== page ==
Women’s History Month is coming to an end, and we’re wrapping up the celebration with two incredible sisters who are making a difference in their Arizona communities. Kathleen and Emily Yetman work every day to improve food systems, active transportation, and community design to build a healthier, thriving future for Arizonans. Kathleen is the Executive Director of the Prescott Farmers Market, and Emily is the Executive Director of Living Streets Alliance in Tucson. Learn more about this dynamic duo, the work they do, and their vision for Arizona communities:
What path led you to the work you do today?
Kathleen: Growing up, our parents stressed the importance of service. That looked like being in Girl Scouts, joining service clubs in middle school, volunteering in the community in high school, and serving with AmeriCorps in my twenties. Service was my roadmap to leading a nonprofit organization. I recognize that service is also a privilege, and that I wouldn't be where I am today without the safety net of family to catch me when I experienced hardships or chose to pursue alternative jobs.
Emily: Kathleen and I grew up in Prescott and were fortunate to spend a lot of time outside, building forts, playing in rock piles, climbing trees, and exploring. We also knew the people in our town, and understood that we were part of the community. Those things helped us grow up feeling deeply rooted in place and with a sense of connection to nature and to others.
We also had family down here in Tucson, and I remember being totally intoxicated by how full of life the streets were when we'd come visit. You could see people of all ages walking and biking by, at all hours of the day and night, hear the laughter of other kids from the school across the street, smell the citrus blossoms this time of year. My brother, sister, and I could walk a few blocks and find ourselves at a park or at Rincon Market. It was so striking to me, even as a kid, that I had access to the city around me, that it didn't require being escorted somewhere by my parents.
Eventually, many years later, my fascination with the outdoors, design, and public spaces led me to landscape architecture. I got a master’s degree from U of A, and over the course of my time there, I became more and more interested in the idea of streets as public space and how those spaces could help foster community. During that time the very first Cyclovia happened here (it was a grassroots effort -- Kathleen played a big part in that!), and 5,000 people showed up. It demonstrated that people want our streets to function like this every single day. They want to be able to get on a bike to go to school, instead of having to always use a car. They want to have places to walk to. They want opportunities for spontaneous social interactions and adventure. It became clear there were a lot of voices out there with a shared vision, but no mechanism for bringing them together to mobilize for positive change. That’s when Living Streets Alliance was born, and where I jumped in.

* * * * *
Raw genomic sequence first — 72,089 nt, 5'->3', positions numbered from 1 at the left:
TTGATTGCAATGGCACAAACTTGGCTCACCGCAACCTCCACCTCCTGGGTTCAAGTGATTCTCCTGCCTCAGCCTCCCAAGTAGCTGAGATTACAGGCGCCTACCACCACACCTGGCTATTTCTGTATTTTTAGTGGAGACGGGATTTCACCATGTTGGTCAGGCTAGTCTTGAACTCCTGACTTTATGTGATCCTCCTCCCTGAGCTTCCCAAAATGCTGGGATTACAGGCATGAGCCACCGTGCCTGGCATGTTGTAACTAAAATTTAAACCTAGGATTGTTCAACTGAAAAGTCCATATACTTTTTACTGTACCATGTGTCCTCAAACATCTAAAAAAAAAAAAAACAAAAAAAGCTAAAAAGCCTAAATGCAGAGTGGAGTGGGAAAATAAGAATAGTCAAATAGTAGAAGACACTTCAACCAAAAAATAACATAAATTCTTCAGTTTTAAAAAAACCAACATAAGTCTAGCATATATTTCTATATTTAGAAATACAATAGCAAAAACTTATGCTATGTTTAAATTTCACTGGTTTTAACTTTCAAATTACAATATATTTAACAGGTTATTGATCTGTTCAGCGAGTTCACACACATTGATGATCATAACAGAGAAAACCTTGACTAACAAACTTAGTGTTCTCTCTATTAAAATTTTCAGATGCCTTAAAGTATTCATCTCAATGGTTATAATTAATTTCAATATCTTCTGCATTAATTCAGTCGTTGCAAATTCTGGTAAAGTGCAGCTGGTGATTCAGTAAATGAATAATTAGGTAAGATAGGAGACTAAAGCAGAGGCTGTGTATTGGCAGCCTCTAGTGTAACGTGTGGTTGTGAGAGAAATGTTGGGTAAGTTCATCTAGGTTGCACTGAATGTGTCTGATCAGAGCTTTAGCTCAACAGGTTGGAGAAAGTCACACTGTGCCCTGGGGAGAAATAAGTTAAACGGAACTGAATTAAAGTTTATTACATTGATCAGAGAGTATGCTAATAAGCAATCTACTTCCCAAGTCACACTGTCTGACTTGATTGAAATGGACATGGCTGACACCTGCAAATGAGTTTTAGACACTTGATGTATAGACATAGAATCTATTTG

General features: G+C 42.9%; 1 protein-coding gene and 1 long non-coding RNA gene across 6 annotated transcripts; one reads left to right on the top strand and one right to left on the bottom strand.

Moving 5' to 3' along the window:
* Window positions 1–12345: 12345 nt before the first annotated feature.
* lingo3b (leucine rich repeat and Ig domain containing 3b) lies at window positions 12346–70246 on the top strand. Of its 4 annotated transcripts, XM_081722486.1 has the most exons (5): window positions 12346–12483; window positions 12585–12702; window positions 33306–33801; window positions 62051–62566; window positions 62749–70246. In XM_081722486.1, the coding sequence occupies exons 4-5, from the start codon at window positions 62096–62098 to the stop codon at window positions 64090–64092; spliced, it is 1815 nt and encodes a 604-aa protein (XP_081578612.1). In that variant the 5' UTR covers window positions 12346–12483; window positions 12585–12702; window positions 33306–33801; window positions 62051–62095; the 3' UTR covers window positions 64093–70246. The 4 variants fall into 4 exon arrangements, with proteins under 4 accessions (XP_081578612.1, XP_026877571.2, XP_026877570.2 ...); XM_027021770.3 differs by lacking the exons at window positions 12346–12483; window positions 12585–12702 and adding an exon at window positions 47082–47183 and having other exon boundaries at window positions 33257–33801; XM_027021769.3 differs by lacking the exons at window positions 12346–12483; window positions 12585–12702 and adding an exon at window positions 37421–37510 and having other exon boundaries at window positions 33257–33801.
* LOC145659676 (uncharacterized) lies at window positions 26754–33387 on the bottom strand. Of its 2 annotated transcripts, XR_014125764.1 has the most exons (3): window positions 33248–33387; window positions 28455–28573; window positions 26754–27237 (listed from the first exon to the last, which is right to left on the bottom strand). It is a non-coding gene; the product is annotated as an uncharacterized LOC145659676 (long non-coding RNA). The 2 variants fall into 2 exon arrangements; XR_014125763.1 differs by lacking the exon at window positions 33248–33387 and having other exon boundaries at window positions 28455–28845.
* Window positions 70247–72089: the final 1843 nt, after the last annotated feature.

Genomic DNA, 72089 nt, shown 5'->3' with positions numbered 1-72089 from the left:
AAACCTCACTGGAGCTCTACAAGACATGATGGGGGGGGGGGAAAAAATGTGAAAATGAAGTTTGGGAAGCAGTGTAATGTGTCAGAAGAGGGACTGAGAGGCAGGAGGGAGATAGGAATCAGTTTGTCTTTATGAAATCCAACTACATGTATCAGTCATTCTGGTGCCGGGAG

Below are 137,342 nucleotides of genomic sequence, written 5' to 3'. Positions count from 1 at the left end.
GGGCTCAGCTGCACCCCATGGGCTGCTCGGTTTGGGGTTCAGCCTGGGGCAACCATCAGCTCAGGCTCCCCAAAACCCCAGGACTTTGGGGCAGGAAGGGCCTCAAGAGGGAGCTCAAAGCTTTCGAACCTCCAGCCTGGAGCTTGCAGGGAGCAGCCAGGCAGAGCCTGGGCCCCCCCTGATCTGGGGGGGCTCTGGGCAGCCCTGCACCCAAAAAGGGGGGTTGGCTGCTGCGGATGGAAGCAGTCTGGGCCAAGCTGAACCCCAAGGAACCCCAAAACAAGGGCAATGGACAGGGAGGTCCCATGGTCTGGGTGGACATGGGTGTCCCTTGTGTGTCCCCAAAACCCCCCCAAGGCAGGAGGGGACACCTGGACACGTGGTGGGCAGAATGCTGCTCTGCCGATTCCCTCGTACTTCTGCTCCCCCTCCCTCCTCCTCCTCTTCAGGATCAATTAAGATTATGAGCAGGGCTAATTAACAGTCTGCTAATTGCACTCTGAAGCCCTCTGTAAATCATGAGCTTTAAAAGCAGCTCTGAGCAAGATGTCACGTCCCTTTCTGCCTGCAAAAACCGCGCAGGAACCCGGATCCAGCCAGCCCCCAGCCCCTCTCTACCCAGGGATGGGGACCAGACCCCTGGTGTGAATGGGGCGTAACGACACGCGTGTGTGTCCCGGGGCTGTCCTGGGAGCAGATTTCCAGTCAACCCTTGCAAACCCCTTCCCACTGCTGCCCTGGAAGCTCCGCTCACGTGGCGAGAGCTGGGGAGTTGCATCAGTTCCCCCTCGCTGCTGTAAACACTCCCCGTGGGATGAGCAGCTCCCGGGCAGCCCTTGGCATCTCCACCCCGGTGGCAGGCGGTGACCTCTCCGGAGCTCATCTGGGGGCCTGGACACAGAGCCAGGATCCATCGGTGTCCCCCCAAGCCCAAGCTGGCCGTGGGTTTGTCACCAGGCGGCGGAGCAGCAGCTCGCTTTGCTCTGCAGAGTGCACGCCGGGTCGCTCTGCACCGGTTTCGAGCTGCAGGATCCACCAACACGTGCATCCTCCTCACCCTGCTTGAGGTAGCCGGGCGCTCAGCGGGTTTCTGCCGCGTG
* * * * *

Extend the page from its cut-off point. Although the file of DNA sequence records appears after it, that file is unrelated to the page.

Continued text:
What brings you the greatest joy?
Kathleen: I experience joy when gardening or caring for my fruit trees on a sunny day with my two sons.
Emily: In my work, and in most aspects of my life, I am energized by collaboration. I love working with people on meaningful projects and outcomes. Collaboration is one of the most fulfilling and rich experiences I have, on an ongoing basis. I get to work with new people in new ways, learning so much in the process about myself and others too. Having an amazing team of co-leaders around me, helping make the world a better place – what could be better than that?!
What does it mean to be a mom engaging in this work?
Kathleen: First, I wouldn't be able to do this work without a community of friends and family supporting me. My parents frequently take care of my children so I can work. The question that seems to be on repeat in my head is, "Do I focus on raising my children to be kind adults who will change the world for the better, or do I work to make this world a place worthy of inheriting?" The answer of course is both, but it doesn't mean it's always easy. I frequently feel overwhelmed and resentful. I'm still finding the right balance and every day is different, but in general the solution for me is actually to further blur the lines between work and home. As working moms, I think the expectation is that when we're at work we focus completely on the tasks at hand and when we're at home we are 100% engaged in our family. That's impossible for me. Working in the nonprofit sector inherently requires flexibility and so does parenting. The paid work I do benefits my children and raising my children has given me a new lens through which I do that work. I show up, do my best and try to be kind and gentle with myself along the way.
Emily: Kathleen and I are both passionate about what we do. There's endless need, possibility, and potential, so sometimes there’s a temptation to do more…and more...like, if I could just get a few more hours in, I could get us closer to where I know we can go.
As a mom, I have anxiety about what the future holds for my children – with climate change, and a very polarized society. The work I’m doing gives me hope. The trick is finding balance; I want so badly for my children to have a good future, but I can’t let that future-oriented idea get in the way of being with them, in this moment.
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